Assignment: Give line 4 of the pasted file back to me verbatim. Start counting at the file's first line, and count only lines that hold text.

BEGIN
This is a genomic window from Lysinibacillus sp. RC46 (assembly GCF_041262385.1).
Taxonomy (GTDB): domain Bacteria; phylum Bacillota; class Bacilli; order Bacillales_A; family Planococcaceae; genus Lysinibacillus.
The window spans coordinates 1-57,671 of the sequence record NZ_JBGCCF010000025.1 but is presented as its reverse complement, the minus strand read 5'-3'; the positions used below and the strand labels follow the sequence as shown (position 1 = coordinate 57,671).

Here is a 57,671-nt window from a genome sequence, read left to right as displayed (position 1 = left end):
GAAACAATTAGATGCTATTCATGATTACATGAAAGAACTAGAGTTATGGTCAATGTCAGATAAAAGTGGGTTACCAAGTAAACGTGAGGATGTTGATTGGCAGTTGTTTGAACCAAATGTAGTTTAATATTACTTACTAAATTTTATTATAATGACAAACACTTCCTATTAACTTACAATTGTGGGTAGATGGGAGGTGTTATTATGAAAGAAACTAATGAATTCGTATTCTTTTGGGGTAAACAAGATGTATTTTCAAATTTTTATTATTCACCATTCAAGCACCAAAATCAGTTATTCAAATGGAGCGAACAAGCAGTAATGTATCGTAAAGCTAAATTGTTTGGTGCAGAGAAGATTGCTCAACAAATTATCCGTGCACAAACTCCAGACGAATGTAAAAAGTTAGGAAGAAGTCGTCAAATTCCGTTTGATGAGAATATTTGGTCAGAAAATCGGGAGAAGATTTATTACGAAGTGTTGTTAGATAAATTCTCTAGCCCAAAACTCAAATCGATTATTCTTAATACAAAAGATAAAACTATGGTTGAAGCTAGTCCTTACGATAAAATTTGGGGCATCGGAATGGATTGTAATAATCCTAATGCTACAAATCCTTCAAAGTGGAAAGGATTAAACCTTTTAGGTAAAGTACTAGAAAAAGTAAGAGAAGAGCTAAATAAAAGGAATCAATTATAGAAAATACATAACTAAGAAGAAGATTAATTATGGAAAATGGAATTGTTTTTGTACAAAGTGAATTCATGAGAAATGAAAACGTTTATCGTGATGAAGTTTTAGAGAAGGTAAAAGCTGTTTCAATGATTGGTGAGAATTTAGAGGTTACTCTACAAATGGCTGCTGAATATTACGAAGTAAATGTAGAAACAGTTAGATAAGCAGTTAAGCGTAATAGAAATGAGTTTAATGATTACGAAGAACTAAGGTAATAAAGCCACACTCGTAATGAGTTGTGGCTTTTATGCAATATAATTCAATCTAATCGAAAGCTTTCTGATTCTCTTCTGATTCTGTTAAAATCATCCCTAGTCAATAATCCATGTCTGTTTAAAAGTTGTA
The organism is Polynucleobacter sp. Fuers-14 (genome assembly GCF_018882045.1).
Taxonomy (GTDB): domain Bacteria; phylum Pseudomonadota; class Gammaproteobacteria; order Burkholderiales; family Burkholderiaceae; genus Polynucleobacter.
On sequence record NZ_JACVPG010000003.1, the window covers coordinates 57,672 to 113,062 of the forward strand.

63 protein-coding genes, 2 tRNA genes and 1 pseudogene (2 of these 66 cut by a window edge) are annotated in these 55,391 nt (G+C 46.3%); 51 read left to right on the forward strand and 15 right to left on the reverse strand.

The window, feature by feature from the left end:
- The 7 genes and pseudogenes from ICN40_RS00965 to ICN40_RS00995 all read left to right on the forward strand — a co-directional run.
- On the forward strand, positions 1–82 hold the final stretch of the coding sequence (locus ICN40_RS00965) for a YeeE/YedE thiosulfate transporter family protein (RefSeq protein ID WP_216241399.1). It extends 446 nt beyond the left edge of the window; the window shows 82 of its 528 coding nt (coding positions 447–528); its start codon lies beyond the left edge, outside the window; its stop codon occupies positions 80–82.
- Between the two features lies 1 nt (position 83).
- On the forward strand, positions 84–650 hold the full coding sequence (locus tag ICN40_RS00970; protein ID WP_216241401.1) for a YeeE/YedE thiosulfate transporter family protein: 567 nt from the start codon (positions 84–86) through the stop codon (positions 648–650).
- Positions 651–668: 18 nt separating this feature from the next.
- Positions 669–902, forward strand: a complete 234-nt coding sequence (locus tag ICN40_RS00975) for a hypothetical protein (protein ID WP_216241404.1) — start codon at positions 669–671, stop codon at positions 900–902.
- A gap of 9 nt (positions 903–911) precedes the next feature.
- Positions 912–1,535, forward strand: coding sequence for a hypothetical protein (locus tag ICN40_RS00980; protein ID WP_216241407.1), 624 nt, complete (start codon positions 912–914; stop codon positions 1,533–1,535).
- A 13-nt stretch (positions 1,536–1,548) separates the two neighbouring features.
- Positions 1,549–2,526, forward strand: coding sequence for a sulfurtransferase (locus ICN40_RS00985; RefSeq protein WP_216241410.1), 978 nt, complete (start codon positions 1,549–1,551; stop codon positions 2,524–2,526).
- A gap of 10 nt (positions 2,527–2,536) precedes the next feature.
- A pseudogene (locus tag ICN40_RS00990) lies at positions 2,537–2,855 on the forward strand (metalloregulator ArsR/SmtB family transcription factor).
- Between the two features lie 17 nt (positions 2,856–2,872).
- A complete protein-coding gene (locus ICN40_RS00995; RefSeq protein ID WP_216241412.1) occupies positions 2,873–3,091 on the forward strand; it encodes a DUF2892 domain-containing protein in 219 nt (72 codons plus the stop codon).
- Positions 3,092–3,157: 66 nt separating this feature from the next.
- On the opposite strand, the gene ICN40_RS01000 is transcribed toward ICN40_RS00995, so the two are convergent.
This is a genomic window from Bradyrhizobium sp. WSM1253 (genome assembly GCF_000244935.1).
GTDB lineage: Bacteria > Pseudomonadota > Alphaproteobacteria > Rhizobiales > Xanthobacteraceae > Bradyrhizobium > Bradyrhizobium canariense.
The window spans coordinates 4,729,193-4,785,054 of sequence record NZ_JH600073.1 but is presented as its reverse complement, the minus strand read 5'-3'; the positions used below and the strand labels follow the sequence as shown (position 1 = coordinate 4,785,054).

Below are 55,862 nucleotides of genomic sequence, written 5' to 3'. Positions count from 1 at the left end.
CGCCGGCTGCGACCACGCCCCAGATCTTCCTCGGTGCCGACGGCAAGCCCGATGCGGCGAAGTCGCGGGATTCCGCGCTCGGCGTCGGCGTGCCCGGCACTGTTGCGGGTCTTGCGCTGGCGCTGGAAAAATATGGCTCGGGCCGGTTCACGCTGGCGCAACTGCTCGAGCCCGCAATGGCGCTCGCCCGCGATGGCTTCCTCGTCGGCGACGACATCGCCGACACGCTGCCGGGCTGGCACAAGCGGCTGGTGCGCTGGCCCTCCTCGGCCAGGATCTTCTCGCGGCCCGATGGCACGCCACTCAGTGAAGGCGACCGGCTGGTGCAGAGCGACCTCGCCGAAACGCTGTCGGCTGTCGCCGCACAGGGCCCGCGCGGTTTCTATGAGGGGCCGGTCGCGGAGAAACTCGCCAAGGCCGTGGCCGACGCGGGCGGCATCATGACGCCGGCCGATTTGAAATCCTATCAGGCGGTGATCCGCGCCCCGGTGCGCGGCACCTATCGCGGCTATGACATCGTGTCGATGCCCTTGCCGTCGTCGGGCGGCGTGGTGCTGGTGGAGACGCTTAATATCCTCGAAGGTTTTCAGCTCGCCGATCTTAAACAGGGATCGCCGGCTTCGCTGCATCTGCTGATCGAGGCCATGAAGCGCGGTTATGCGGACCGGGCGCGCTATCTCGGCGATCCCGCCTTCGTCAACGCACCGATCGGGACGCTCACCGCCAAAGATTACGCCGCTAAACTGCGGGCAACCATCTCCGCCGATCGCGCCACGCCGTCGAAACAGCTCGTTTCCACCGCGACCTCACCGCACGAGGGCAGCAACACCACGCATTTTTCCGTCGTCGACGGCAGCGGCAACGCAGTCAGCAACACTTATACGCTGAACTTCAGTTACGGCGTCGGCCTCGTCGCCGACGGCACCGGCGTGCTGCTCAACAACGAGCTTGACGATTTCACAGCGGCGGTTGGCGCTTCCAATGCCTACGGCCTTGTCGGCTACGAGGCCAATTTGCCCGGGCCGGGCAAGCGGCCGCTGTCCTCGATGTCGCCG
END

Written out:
Here is a 57,671-nt window from a genome sequence, read left to right as displayed (position 1 = left end):